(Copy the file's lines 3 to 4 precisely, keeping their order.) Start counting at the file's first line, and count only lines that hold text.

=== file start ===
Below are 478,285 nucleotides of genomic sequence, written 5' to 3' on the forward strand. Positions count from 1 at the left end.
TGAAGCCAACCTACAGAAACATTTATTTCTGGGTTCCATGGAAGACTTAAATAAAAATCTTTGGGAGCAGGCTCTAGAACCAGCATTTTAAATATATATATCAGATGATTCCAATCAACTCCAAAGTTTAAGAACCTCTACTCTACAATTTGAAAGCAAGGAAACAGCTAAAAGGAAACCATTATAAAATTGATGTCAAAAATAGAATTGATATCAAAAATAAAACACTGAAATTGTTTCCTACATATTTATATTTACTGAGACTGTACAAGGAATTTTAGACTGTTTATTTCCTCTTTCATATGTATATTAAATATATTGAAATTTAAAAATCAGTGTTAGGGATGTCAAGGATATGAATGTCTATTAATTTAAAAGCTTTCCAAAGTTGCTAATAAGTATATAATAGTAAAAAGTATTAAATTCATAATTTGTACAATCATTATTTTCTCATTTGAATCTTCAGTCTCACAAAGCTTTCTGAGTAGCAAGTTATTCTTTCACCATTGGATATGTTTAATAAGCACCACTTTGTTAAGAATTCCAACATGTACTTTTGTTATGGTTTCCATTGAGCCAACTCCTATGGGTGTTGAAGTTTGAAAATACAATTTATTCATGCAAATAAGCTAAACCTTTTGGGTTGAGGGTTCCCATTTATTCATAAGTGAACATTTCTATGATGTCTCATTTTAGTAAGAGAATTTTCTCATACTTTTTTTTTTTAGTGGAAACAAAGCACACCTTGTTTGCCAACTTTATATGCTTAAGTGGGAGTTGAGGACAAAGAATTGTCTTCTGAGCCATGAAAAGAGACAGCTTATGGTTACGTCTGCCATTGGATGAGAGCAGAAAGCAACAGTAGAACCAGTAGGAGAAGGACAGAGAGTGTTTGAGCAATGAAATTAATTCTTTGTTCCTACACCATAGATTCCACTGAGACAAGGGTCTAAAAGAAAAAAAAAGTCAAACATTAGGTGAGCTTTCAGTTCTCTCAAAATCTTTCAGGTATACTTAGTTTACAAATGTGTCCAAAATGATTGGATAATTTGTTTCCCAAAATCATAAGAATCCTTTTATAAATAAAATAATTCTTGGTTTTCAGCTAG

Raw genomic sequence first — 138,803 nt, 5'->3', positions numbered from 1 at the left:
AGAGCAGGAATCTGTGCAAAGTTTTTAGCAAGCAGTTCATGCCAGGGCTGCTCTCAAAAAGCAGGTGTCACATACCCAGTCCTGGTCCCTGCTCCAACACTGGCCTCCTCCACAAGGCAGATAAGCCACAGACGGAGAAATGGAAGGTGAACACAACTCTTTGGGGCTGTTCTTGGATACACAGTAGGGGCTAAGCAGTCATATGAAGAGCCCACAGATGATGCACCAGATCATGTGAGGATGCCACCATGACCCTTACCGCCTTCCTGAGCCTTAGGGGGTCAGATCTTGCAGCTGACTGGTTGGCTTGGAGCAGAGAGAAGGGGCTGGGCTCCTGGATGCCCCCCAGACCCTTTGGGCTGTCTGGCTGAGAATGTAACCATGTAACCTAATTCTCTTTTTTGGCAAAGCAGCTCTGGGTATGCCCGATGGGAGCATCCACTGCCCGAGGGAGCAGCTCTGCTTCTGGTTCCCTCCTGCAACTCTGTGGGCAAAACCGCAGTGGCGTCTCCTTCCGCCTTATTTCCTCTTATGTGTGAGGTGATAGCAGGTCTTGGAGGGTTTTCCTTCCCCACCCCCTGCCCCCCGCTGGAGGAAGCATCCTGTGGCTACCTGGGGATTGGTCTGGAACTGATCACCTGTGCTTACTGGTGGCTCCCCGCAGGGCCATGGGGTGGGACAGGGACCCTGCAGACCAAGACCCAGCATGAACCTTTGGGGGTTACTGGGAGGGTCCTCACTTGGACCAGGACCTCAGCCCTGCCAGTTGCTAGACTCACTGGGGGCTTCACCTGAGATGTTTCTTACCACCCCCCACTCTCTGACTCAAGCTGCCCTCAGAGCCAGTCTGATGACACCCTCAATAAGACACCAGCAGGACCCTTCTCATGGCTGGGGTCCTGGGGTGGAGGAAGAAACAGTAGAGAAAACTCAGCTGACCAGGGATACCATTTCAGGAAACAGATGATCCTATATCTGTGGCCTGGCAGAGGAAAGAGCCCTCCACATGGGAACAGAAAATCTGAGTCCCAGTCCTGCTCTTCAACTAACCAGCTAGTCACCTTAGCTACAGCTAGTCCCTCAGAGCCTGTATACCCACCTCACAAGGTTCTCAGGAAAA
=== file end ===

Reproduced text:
Raw genomic sequence first — 138,803 nt, 5'->3', positions numbered from 1 at the left:
AGAGCAGGAATCTGTGCAAAGTTTTTAGCAAGCAGTTCATGCCAGGGCTGCTCTCAAAAAGCAGGTGTCACATACCCAGTCCTGGTCCCTGCTCCAACACTGGCCTCCTCCACAAGGCAGATAAGCCACAGACGGAGAAATGGAAGGTGAACACAACTCTTTGGGGCTGTTCTTGGATACACAGTAGGGGCTAAGCAGTCATATGAAGAGCCCACAGATGATGCACCAGATCATGTGAGGATGCCACCATGACCCTTACCGCCTTCCTGAGCCTTAGGGGGTCAGATCTTGCAGCTGACTGGTTGGCTTGGAGCAGAGAGAAGGGGCTGGGCTCCTGGATGCCCCCCAGACCCTTTGGGCTGTCTGGCTGAGAATGTAACCATGTAACCTAATTCTCTTTTTTGGCAAAGCAGCTCTGGGTATGCCCGATGGGAGCATCCACTGCCCGAGGGAGCAGCTCTGCTTCTGGTTCCCTCCTGCAACTCTGTGGGCAAAACCGCAGTGGCGTCTCCTTCCGCCTTATTTCCTCTTATGTGTGAGGTGATAGCAGGTCTTGGAGGGTTTTCCTTCCCCACCCCCTGCCCCCCGCTGGAGGAAGCATCCTGTGGCTACCTGGGGATTGGTCTGGAACTGATCACCTGTGCTTACTGGTGGCTCCCCGCAGGGCCATGGGGTGGGACAGGGACCCTGCAGACCAAGACCCAGCATGAACCTTTGGGGGTTACTGGGAGGGTCCTCACTTGGACCAGGACCTCAGCCCTGCCAGTTGCTAGACTCACTGGGGGCTTCACCTGAGATGTTTCTTACCACCCCCCACTCTCTGACTCAAGCTGCCCTCAGAGCCAGTCTGATGACACCCTCAATAAGACACCAGCAGGACCCTTCTCATGGCTGGGGTCCTGGGGTGGAGGAAGAAACAGTAGAGAAAACTCAGCTGACCAGGGATACCATTTCAGGAAACAGATGATCCTATATCTGTGGCCTGGCAGAGGAAAGAGCCCTCCACATGGGAACAGAAAATCTGAGTCCCAGTCCTGCTCTTCAACTAACCAGCTAGTCACCTTAGCTACAGCTAGTCCCTCAGAGCCTGTATACCCACCTCACAAGGTTCTCAGGAAAA